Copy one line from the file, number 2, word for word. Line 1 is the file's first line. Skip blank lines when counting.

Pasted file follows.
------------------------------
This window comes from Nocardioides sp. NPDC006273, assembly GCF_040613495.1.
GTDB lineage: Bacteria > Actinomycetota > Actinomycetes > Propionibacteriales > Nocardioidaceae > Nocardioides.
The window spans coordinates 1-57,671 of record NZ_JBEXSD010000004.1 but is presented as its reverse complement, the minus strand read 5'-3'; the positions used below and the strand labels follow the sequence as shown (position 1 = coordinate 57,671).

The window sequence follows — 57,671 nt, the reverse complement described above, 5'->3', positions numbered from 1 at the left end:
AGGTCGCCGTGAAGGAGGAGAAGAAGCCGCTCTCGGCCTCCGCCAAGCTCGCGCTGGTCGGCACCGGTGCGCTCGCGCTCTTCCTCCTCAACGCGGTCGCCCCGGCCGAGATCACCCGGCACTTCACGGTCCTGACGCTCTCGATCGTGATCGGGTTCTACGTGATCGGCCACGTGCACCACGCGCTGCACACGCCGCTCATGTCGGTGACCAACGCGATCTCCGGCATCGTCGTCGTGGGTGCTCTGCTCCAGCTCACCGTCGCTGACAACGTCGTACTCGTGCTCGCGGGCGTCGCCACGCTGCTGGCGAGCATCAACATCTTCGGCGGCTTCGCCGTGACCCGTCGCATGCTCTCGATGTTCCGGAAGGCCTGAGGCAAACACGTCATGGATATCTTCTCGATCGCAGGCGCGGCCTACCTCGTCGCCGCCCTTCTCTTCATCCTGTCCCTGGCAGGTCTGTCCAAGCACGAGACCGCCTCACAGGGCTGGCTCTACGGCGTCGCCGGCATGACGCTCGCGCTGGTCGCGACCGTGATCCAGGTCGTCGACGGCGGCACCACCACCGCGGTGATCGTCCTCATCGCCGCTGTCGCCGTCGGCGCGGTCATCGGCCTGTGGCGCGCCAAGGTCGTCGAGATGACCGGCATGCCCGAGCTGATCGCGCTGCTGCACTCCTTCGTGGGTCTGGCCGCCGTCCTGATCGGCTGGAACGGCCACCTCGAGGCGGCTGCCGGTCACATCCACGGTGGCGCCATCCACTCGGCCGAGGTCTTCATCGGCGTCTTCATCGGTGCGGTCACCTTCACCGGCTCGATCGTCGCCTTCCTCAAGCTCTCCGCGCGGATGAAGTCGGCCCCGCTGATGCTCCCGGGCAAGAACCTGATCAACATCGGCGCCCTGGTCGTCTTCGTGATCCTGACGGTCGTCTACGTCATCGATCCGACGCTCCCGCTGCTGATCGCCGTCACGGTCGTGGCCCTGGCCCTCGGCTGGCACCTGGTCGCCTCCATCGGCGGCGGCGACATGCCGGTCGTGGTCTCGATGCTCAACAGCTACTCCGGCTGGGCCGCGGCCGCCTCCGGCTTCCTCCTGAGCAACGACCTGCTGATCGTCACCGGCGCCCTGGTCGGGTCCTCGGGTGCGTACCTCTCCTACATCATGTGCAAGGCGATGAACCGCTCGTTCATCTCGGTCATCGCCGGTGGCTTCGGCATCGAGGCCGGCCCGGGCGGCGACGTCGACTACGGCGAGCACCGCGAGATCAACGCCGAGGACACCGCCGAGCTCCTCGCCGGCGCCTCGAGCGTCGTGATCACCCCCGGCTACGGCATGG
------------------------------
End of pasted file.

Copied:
GTDB lineage: Bacteria > Actinomycetota > Actinomycetes > Propionibacteriales > Nocardioidaceae > Nocardioides.